34. Develop Business Continuity and Recovery Plans

  35. Select Recovery Team Members • Selection criteria • Location of residence, relative to work and other key locations • Skills and experience (determines effectiveness) • Ability and willingness to respond • Health and family (determines probability to serve) • Identify backups • Other team members, external resources

  36. Emergency Response • Personnelsafety: includes first-aid, searching for personnel, etc. • Evacuation: evacuation procedures to prevent any hazard to workers. • Assetprotection: includes buildings, vehicles, and equipment.

  37. Emergency Response (cont.) • Damageassessment: this could involve outside structural engineers to assess damage to buildings and equipment. • Emergencynotification: response team communication, and keeping management and organization staff informed.

  38. Damage Assessment and Salvage • Determine damage to buildings, equipment, utilities • Requires inside experts • Usually requires outside experts • Civil engineers to inspect buildings • Government building inspectors • Salvage • Identify working and salvageable assets • Cannibalize for parts or other uses

  39. Notification • Many parties need to know the condition of the organization • Employees, suppliers, customers, regulators, authorities, shareholders, community • Methods of communication • Telephone call trees, web site, signage, media • Alternate means of communication must be identified

  40. Personnel Safety • The number one concern in any disaster response operation • Emergency evacuation • Accounting for all personnel • Administering first-aid • Emergency supplies • Water, food, blankets, shelters • On-site employees could be stranded for several days

  41. Communications • Communications essential during emergency operations • Considerations • Avoid common infrastructure • Don't have emergency communications through the same wires as normal communications • Diversify mobile services • Consider two-way radios • Consider satellite phones • Consider amateur radio

  42. Public Utilities and Infrastructure • Often interrupted during a disaster • Electricity: UPS (Uninterruptible Power Supply), generator • Water: building could be closed if no water is available for fire suppression • Natural gas: heating • Wastewater: if disabled, building could be closed • Steam heat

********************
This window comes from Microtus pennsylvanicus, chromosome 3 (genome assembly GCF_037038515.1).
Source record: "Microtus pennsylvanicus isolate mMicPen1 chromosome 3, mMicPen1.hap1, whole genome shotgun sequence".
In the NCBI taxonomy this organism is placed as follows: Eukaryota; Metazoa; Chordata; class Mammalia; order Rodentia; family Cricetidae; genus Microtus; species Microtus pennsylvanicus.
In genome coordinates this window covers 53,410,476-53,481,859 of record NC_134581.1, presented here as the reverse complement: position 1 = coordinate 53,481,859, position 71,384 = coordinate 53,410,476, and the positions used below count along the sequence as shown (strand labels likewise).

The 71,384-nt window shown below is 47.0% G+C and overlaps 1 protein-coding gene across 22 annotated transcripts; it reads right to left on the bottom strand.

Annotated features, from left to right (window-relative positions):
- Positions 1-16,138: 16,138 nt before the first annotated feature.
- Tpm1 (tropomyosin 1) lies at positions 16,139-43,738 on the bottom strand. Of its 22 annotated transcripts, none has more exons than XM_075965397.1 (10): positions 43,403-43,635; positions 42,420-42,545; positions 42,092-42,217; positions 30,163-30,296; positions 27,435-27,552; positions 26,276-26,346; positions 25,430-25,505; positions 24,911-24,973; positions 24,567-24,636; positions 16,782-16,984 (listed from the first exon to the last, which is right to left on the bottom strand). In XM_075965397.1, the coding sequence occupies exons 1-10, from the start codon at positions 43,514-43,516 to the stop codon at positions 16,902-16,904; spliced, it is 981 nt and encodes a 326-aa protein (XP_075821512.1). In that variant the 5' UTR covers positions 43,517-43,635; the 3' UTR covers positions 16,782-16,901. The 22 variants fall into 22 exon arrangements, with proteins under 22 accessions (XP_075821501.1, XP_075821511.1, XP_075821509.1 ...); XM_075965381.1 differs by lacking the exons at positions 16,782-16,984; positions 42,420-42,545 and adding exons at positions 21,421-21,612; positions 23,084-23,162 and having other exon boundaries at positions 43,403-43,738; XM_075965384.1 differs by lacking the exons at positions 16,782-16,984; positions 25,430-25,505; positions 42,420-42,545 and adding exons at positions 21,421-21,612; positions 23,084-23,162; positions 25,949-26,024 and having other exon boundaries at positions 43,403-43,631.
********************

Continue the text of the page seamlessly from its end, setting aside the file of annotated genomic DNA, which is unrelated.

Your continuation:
43. Logistics and Supplies • Food and drinking water • Blankets and sleeping cots • Sanitation (toilets, showers, etc.) • Tools • Spare parts • Waste bins • Information • Communications • Fire protection (extinguishers, sprinklers, smoke alarms, fire alarms)

  44. Business Resumption Planning • Alternate work locations • Alternate personnel • Communications • Emergency, support of business processes • Standby assets and equipment • Access to procedures, business records

  45. Restoration and Recovery • Repairs to facilities, equipment • Replacement equipment • Restoration of utilities • Resumption of business operations in primary business facilities

  46. Improving System Resilience and Recovery • Off-site media storage • Assurance of data recovery • Server clusters • Improved availability • Geographic clusters: members far apart • Data replication • Application, DMBS, OS, or Hardware • Maintains current data on multiple servers even in remote places

  47. Training Staff • Everyday operations • Recovery procedures • Emergency procedures • Resumption procedures

  48. Testing Business Continuity and Disaster Recovery Plans

  49. Testing Business Continuity and Disaster Recovery Plans • Five levels of testing • Document review • Walkthrough • Simulation • Parallel test • Cutover test

  50. Document Review • Review of recovery, operations, resumption plans and procedures • Performed by individuals • Provide feedback to document owners